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The Decision Between UsArt and Ethics in the Time of Scenes$
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John Paul Ricco

Print publication date: 2014

Print ISBN-13: 9780226717777

Published to Chicago Scholarship Online: September 2014

DOI: 10.7208/chicago/9780226113371.001.0001

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PRINTED FROM CHICAGO SCHOLARSHIP ONLINE (www.chicago.universitypressscholarship.com). (c) Copyright University of Chicago Press, 2019. All Rights Reserved. An individual user may print out a PDF of a single chapter of a monograph in CHSO for personal use.date: 19 September 2019

Introduction

Introduction

Shared-Separation (Decision, Between, Us)

Chapter:
(p.1) Introduction
Source:
The Decision Between Us
Author(s):

John Paul Ricco

Publisher:
University of Chicago Press
DOI:10.7208/chicago/9780226113371.003.0001

The Introduction provides an overview of the entire book and each of its chapters through a theoretical articulation of the principal terms of the book's title. In the first part, the conceptual valences of the terms “decision,” “between,” and “us” are deconstructed by locating the force and form of shared-separation at the core of each of them. Next, the book's theorization of the inextricable relation between art and ethics is introduced, along with the post-Duchampian concept of the already-unmade (original to this study). In the third and final section, a philosophical genealogy of the notion/phrase “the time of scenes” is traced from an exchange between French philosophers Jean-Luc Nancy and Philippe Lacoue-Labarthe on the “scene,” back to Aristotle's Poetics. Descriptions of the six chapters of the book, and their relations to each other, are also presented in this section of the Introduction. Finally, Maurice Blanchot is given the last word by way of a quotation from his book, The Infinite Conversation, that provides a rather remarkable condensation of the language with which Ricco himself will theorize incommensurable and neutral forms of aesthetic and ethical interruption and separation, as the time and scene of the decision between us.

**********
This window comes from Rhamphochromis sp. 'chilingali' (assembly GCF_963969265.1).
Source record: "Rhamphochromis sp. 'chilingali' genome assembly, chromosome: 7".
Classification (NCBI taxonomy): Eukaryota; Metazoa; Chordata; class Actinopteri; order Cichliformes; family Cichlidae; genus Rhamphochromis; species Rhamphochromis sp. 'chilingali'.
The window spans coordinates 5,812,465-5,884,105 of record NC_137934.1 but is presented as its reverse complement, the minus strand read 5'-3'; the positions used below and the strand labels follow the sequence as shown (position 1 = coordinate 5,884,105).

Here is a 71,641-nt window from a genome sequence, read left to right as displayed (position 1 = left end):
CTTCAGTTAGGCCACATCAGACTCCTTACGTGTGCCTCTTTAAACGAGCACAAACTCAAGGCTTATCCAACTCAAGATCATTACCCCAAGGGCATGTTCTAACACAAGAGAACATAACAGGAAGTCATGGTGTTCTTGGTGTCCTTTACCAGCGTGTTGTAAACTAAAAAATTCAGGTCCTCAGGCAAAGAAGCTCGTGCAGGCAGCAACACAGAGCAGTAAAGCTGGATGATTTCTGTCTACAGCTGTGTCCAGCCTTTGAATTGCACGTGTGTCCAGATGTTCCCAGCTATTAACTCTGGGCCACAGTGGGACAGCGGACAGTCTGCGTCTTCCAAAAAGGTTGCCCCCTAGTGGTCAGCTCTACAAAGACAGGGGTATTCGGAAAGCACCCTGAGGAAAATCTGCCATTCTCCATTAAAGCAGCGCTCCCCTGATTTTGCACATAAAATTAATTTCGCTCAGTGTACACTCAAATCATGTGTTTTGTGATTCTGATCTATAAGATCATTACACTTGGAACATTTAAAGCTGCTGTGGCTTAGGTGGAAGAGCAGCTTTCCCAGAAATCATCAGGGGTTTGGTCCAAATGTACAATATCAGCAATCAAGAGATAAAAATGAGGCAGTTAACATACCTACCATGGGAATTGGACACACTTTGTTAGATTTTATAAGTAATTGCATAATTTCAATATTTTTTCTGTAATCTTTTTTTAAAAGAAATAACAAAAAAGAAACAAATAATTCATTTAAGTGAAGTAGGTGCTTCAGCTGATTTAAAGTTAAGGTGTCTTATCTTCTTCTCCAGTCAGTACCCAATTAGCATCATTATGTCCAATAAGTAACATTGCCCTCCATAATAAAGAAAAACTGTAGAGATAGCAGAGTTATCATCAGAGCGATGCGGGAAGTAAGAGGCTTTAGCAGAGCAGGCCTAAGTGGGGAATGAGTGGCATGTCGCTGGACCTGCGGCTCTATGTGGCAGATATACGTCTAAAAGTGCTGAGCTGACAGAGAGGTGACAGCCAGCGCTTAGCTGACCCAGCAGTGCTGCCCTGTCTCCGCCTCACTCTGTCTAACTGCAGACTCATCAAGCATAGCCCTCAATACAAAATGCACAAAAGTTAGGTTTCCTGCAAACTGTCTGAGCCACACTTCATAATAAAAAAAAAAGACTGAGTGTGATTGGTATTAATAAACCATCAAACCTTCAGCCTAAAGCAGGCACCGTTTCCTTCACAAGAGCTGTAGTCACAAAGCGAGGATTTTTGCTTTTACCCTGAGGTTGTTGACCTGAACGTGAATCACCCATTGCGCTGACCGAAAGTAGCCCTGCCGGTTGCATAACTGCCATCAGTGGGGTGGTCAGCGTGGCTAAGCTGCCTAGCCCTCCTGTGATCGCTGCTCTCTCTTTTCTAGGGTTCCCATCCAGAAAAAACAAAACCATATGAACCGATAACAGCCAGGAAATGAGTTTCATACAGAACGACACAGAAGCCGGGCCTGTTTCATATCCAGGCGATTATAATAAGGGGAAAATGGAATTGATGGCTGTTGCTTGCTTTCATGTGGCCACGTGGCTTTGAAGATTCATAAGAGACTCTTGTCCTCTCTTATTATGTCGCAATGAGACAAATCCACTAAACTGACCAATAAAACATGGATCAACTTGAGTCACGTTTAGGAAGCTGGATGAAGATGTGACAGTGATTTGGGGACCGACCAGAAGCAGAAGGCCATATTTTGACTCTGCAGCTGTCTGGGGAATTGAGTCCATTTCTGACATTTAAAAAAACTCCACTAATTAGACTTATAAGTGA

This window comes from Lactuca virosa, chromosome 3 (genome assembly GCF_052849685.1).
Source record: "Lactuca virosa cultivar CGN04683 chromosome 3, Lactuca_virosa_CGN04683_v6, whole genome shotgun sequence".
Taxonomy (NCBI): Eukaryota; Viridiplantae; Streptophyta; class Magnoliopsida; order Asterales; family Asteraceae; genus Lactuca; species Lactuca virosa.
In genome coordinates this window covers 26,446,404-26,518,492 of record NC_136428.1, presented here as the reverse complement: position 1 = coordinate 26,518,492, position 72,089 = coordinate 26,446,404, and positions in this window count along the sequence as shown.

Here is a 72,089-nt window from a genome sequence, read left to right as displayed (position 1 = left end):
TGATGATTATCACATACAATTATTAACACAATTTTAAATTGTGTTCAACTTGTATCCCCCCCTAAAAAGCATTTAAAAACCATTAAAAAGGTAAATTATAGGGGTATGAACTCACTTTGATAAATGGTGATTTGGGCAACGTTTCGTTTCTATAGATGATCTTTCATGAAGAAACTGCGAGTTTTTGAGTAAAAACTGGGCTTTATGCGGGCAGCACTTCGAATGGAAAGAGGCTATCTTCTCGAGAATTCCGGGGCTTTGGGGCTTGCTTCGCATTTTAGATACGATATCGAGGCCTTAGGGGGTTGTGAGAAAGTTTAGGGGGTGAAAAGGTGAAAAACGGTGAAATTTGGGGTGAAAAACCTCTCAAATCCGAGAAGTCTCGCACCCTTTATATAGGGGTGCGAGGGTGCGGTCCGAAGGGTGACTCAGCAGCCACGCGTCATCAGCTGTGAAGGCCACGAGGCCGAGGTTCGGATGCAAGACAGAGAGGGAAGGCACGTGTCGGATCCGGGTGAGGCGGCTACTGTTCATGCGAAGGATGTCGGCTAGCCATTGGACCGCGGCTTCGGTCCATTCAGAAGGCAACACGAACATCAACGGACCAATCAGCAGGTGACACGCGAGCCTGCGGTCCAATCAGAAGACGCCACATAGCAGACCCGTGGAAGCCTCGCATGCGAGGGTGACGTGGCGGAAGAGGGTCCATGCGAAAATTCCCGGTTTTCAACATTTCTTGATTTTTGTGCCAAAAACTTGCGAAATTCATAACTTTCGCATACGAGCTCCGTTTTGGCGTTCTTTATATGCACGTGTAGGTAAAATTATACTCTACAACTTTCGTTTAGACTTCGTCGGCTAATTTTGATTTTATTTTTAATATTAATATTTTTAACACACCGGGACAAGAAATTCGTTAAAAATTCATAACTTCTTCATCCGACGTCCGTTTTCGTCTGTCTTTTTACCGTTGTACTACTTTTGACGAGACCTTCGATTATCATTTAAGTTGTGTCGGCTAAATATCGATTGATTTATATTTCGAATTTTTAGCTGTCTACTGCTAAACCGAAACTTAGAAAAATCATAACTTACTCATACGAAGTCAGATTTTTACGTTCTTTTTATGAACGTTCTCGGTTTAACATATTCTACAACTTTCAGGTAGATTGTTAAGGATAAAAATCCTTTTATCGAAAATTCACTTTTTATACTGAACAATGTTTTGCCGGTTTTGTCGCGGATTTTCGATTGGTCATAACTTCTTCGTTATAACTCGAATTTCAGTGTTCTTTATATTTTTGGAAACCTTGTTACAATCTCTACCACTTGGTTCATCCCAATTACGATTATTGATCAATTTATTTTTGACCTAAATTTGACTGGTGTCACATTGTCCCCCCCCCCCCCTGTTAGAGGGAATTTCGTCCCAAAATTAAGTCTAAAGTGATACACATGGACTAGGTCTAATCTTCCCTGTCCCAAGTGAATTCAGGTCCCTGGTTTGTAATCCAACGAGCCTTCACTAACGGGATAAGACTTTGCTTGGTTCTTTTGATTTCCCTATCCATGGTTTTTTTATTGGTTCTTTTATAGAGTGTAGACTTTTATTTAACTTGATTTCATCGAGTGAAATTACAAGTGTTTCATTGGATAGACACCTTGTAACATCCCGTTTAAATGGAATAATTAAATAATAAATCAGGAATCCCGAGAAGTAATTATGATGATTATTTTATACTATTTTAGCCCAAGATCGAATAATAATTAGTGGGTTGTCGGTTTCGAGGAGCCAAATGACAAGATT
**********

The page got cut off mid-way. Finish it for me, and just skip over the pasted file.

Keywords:   Shared-Separation, Scene, Jean-Luc Nancy, Philippe Lacoue-Labarthe, Maurice Blanchot, Already-Unmade

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